Hackers have been targeting Syrian opposition fighters by posing as women to steal valuable personal information and gain a battlefield advantage, a US security firm has claimed.
Fire Eye followed the activity of hackers targeting men fighting against the Syrian President Bashar al-Assad’s forces, media activists, humanitarian aid workers, defectors and others between November 2013 and January 2014.
It found that hackers would use female Skype avatars to chat with targeted individuals and infect their computers or devices with malware.
This ‘honey trap’ would involve hackers posing as pro-opposition women who would ask questions about their birthdate, or what device they were using in order to send "tailored" viruses.
Hacking victims were mainly located in Turkey, Ukraine and Jordan. The cybersecurity firm was unable to pinpoint the location of the hackers, although it did note that their servers were located outside of Syria.
Details on military hardware and positions of fighting groups, names of fighters, political strategy discussions, humanitarian needs assessments, information about rights abuses were included among stolen data.
The hackers employed a familiar tactic, according to Fire Eye: "Ensnaring its victims through conversations with seemingly sympathetic and attractive women".
The company said the avatar would request a photo of the target via Skype and send a photo of a woman in return. When they opened the photo, which was loaded with malware, it ultimately installed DarkComet RAT software, a customised keylogger, in the background. The computer would then be under the hacker’s control from this point on.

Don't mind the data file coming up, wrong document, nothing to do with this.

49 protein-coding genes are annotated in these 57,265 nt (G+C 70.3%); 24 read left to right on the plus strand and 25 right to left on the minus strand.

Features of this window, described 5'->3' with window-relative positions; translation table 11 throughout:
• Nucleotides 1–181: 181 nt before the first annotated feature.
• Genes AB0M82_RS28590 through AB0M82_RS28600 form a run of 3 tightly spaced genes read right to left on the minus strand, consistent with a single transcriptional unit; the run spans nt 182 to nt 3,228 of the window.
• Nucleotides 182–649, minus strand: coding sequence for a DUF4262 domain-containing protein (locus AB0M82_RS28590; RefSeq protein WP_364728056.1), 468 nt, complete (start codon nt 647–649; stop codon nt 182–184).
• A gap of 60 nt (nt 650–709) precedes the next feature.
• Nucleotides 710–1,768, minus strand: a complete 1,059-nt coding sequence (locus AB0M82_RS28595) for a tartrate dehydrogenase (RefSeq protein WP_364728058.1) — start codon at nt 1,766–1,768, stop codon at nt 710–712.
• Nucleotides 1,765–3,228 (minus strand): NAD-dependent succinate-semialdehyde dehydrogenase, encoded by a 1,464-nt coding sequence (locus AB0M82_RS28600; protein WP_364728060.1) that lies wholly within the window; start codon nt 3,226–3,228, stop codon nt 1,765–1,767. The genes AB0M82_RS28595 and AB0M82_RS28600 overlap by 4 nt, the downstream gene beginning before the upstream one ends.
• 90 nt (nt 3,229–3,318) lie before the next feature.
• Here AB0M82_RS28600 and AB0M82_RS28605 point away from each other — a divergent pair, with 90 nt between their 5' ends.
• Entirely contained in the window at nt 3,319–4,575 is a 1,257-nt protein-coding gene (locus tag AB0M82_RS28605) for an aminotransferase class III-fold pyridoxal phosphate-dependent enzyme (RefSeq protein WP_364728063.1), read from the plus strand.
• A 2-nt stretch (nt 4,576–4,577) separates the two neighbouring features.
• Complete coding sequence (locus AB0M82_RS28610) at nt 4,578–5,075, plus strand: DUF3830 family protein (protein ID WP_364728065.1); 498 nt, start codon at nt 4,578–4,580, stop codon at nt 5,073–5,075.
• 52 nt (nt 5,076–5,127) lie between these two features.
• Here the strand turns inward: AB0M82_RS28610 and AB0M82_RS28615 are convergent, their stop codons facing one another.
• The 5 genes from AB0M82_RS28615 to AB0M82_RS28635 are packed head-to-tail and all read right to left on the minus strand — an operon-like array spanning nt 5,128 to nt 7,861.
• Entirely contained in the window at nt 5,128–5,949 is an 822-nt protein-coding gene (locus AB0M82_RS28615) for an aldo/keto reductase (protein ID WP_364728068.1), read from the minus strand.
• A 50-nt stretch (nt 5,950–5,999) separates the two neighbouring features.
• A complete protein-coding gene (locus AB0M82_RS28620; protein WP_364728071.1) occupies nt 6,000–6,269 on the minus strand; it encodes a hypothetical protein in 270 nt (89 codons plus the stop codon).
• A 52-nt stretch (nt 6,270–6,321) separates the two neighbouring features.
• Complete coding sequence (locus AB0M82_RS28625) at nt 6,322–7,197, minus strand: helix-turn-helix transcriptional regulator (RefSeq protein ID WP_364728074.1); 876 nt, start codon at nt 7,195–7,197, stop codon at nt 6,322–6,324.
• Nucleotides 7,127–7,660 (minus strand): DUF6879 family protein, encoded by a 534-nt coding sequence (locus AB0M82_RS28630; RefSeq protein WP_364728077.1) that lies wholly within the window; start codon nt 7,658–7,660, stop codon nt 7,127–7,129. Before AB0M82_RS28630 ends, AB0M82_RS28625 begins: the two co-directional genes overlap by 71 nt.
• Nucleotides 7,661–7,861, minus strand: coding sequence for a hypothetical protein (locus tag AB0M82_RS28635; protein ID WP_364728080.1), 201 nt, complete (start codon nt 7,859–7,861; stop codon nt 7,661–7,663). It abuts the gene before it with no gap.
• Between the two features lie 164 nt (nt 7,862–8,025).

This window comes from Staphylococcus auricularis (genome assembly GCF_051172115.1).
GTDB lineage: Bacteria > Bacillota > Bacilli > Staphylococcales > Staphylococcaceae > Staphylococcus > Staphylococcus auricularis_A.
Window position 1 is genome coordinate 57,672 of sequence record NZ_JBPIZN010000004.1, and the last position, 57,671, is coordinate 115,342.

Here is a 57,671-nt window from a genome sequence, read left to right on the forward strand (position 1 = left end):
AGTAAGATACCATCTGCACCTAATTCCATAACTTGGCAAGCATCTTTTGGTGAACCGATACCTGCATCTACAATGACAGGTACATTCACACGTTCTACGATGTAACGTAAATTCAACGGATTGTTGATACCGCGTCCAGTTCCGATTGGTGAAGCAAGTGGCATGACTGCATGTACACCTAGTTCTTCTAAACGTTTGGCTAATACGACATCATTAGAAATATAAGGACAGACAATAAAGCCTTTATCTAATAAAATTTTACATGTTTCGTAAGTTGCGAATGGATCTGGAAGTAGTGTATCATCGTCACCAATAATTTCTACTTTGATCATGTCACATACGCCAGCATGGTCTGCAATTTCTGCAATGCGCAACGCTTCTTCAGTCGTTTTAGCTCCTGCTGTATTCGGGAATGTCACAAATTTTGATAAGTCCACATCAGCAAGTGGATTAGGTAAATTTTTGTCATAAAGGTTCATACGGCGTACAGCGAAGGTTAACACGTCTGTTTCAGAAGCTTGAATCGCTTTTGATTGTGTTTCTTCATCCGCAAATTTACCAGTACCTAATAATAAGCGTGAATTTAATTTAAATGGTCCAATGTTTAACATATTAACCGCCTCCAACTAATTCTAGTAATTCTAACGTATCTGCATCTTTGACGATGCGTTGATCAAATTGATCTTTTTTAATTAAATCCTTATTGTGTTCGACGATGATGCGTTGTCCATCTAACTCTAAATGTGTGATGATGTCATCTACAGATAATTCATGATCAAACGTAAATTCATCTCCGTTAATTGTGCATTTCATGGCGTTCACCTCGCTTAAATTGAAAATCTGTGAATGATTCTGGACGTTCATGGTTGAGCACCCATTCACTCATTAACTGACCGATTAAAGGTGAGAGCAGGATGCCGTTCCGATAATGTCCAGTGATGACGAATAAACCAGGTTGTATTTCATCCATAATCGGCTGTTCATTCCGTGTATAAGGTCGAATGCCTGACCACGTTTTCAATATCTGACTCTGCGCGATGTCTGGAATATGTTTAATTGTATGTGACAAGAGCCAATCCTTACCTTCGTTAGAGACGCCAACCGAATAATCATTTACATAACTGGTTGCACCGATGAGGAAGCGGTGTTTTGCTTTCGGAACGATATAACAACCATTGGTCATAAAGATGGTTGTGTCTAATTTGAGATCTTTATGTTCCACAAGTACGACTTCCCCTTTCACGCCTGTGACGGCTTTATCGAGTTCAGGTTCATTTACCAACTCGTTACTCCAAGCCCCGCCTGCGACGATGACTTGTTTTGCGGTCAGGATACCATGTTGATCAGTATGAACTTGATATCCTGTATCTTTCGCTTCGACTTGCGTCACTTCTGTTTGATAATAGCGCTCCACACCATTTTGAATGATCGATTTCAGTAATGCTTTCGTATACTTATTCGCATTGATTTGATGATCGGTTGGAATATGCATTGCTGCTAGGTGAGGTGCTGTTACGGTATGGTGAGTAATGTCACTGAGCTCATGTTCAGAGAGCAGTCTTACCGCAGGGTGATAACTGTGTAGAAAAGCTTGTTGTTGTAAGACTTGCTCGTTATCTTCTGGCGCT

The Skype avatars would also have a corresponding Facebook profile filled with pro-opposition content and posts with malicious links.
“The threat group primarily compromised its victims using female avatars to strike up conversations on Skype and connect on Facebook. They also used a fake, pro-opposition website seeded with malicious content,” the report said.
The report found hackers would sometimes strike up chat sessions with the victim later on to collect more details.
Citing one example of this, the report said: “We observed a female avatar engage one victim in lengthy chats about Syrian refugees in Beirut. After successfully compromising the target, the conversations stopped. Later “she” briefly re-emerged to ask the victim if he had previously served in the Syrian Arab Army (Assad’s forces). After getting an affirmative answer, she again went silent.”
Because the hackers focused much their efforts on Skype databases, Fire Eye says it was likely they would have found their next target from within the victim's own contacts.
Nart Villeneuve, senior threat intelligence researcher at FireEye, said: “In the course of our threat research, we found the activity focused on the Syrian opposition that shows another innovative way threat groups have found to gain the advantage they seek.
"While we cannot positively identify who is behind these attacks, we know that they used social media to infiltrate victims’ machines and steal military information that would provide an advantage to President Assad’s forces on the battlefield.”Reuse content